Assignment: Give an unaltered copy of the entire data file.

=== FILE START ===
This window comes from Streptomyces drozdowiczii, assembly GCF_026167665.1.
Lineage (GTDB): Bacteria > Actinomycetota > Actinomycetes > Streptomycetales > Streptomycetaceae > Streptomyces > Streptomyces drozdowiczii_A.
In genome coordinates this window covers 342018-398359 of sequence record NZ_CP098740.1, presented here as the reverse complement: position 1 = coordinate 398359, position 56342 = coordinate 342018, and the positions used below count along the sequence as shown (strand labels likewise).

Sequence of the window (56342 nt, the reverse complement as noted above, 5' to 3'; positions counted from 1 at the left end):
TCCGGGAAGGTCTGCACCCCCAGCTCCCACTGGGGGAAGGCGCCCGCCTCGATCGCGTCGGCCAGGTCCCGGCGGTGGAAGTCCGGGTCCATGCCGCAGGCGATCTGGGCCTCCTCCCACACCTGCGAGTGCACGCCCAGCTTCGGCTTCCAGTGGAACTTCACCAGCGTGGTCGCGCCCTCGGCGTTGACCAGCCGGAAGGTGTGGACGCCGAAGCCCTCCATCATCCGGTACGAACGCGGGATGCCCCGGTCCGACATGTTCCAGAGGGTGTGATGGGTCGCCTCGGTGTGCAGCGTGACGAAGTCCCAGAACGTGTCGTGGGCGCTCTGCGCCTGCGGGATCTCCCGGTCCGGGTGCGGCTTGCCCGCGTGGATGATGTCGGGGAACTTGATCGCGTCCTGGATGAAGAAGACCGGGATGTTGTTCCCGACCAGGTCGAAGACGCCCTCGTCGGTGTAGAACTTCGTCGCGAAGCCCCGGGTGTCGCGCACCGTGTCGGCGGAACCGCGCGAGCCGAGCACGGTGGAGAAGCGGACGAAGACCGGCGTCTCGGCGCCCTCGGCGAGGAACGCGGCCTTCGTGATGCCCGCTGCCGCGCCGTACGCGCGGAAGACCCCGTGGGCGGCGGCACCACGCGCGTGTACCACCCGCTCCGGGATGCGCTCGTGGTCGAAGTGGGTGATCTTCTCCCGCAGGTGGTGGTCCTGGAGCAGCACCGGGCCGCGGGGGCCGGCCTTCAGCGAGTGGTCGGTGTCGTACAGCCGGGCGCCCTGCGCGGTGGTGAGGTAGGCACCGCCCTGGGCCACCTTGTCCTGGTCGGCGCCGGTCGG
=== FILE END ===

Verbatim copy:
This window comes from Streptomyces drozdowiczii, assembly GCF_026167665.1.
Lineage (GTDB): Bacteria > Actinomycetota > Actinomycetes > Streptomycetales > Streptomycetaceae > Streptomyces > Streptomyces drozdowiczii_A.
In genome coordinates this window covers 342018-398359 of sequence record NZ_CP098740.1, presented here as the reverse complement: position 1 = coordinate 398359, position 56342 = coordinate 342018, and the positions used below count along the sequence as shown (strand labels likewise).

Sequence of the window (56342 nt, the reverse complement as noted above, 5' to 3'; positions counted from 1 at the left end):
TCCGGGAAGGTCTGCACCCCCAGCTCCCACTGGGGGAAGGCGCCCGCCTCGATCGCGTCGGCCAGGTCCCGGCGGTGGAAGTCCGGGTCCATGCCGCAGGCGATCTGGGCCTCCTCCCACACCTGCGAGTGCACGCCCAGCTTCGGCTTCCAGTGGAACTTCACCAGCGTGGTCGCGCCCTCGGCGTTGACCAGCCGGAAGGTGTGGACGCCGAAGCCCTCCATCATCCGGTACGAACGCGGGATGCCCCGGTCCGACATGTTCCAGAGGGTGTGATGGGTCGCCTCGGTGTGCAGCGTGACGAAGTCCCAGAACGTGTCGTGGGCGCTCTGCGCCTGCGGGATCTCCCGGTCCGGGTGCGGCTTGCCCGCGTGGATGATGTCGGGGAACTTGATCGCGTCCTGGATGAAGAAGACCGGGATGTTGTTCCCGACCAGGTCGAAGACGCCCTCGTCGGTGTAGAACTTCGTCGCGAAGCCCCGGGTGTCGCGCACCGTGTCGGCGGAACCGCGCGAGCCGAGCACGGTGGAGAAGCGGACGAAGACCGGCGTCTCGGCGCCCTCGGCGAGGAACGCGGCCTTCGTGATGCCCGCTGCCGCGCCGTACGCGCGGAAGACCCCGTGGGCGGCGGCACCACGCGCGTGTACCACCCGCTCCGGGATGCGCTCGTGGTCGAAGTGGGTGATCTTCTCCCGCAGGTGGTGGTCCTGGAGCAGCACCGGGCCGCGGGGGCCGGCCTTCAGCGAGTGGTCGGTGTCGTACAGCCGGGCGCCCTGCGCGGTGGTGAGGTAGGCACCGCCCTGGGCCACCTTGTCCTGGTCGGCGCCGGTCGG